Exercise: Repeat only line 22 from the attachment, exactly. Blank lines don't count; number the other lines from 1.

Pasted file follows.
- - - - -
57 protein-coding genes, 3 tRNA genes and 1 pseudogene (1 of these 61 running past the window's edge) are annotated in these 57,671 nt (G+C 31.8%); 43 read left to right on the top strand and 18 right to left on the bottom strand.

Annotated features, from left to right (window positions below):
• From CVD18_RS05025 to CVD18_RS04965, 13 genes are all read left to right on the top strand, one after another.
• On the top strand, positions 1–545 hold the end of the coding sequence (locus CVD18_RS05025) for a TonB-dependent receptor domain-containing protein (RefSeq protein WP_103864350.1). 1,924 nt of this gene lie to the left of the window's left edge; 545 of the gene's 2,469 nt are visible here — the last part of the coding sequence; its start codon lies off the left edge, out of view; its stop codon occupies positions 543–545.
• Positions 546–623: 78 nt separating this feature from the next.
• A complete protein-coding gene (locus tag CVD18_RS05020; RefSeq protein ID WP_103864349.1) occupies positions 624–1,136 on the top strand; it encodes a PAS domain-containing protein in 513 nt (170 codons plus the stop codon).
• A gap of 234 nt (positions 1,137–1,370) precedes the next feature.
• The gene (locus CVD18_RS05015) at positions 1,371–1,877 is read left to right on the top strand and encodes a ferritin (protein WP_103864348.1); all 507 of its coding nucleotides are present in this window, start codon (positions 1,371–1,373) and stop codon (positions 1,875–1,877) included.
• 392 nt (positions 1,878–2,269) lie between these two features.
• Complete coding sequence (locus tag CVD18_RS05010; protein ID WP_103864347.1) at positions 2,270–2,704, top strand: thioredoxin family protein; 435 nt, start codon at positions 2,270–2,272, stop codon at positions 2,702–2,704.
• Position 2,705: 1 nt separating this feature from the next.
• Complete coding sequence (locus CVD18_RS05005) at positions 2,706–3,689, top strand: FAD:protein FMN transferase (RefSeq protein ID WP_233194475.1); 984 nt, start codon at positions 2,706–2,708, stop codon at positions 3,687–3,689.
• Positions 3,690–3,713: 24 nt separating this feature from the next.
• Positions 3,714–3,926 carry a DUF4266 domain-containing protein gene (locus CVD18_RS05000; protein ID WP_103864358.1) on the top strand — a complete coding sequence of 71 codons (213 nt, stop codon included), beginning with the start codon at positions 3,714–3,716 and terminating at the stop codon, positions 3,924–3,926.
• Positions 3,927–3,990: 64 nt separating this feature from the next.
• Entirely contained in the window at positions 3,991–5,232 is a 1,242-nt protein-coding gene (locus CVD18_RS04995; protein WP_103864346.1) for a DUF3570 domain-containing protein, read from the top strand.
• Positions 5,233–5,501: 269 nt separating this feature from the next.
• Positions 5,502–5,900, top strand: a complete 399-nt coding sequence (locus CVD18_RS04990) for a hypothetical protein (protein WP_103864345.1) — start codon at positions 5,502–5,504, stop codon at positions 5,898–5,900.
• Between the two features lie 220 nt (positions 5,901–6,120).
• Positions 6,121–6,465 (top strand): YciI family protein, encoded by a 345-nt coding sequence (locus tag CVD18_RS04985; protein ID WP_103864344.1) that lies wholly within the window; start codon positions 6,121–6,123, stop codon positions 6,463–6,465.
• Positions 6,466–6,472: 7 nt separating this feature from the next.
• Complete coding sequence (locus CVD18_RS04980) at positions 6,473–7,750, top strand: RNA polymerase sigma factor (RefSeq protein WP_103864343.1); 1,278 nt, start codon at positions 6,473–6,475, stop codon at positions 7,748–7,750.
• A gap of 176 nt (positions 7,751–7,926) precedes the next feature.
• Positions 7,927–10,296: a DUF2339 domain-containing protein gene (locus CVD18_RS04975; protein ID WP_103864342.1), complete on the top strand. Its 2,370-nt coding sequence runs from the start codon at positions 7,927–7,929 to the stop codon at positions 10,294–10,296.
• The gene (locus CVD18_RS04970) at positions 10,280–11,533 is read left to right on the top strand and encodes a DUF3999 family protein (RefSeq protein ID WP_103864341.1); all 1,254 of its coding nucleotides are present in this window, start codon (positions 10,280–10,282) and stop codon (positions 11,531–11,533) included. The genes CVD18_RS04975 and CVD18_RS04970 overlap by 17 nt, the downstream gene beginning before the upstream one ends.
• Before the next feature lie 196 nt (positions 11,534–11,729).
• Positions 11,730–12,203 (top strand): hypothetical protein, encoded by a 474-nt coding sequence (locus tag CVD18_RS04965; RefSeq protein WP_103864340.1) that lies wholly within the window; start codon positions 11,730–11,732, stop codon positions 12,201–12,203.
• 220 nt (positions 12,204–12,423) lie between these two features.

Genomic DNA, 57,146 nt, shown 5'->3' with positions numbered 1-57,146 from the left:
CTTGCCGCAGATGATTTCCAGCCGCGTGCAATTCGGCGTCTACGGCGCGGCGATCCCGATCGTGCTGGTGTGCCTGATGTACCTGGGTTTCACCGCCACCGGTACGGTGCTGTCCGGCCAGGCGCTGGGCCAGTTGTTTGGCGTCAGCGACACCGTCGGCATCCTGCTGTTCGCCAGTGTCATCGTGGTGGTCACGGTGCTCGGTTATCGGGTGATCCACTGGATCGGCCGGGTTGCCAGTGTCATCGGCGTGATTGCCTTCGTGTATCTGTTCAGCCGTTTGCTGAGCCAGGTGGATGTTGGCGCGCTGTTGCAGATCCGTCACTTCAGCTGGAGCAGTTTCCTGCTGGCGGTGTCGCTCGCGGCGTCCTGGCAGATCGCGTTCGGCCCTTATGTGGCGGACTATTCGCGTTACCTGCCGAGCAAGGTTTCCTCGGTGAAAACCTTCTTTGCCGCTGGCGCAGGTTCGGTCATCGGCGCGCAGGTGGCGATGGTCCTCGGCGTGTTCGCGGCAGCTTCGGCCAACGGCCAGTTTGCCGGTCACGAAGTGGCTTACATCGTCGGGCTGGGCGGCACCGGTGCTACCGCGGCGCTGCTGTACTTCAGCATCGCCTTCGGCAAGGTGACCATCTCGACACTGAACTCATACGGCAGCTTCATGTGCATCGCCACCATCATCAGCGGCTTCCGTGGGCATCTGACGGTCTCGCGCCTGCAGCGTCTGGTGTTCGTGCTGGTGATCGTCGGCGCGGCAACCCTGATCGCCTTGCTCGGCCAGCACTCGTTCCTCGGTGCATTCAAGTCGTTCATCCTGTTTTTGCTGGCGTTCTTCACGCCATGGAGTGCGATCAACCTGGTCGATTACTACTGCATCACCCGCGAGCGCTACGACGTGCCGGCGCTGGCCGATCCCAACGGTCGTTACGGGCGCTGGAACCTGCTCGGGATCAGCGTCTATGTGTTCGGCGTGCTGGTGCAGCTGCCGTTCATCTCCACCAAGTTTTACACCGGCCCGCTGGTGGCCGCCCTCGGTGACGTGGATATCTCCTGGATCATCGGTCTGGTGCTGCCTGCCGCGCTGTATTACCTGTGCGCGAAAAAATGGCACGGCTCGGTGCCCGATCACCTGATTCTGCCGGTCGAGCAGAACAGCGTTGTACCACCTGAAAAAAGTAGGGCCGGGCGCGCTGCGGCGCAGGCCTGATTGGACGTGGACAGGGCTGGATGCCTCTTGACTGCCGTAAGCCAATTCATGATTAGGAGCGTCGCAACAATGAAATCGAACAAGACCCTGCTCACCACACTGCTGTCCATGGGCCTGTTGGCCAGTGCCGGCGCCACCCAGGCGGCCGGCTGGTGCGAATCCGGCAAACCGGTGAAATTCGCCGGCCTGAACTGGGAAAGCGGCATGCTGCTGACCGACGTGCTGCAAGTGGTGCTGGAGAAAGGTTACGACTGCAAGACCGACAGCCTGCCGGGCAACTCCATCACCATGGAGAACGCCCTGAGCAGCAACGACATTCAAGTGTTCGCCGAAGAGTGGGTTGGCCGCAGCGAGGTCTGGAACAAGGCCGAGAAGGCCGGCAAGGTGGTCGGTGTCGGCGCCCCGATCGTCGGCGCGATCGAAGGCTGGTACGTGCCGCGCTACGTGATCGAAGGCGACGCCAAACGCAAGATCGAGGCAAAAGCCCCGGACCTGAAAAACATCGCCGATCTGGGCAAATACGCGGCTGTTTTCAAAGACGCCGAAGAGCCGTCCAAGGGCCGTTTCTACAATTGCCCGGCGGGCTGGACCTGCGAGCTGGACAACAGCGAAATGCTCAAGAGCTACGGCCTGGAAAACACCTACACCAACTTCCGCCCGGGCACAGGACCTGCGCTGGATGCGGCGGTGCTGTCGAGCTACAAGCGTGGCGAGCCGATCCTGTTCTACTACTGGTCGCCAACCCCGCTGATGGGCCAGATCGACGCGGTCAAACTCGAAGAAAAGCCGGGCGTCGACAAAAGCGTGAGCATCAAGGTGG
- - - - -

• Complete coding sequence (locus CVD18_RS04980) at positions 6,473–7,750, top strand: RNA polymerase sigma factor (RefSeq protein WP_103864343.1); 1,278 nt, start codon at positions 6,473–6,475, stop codon at positions 7,748–7,750.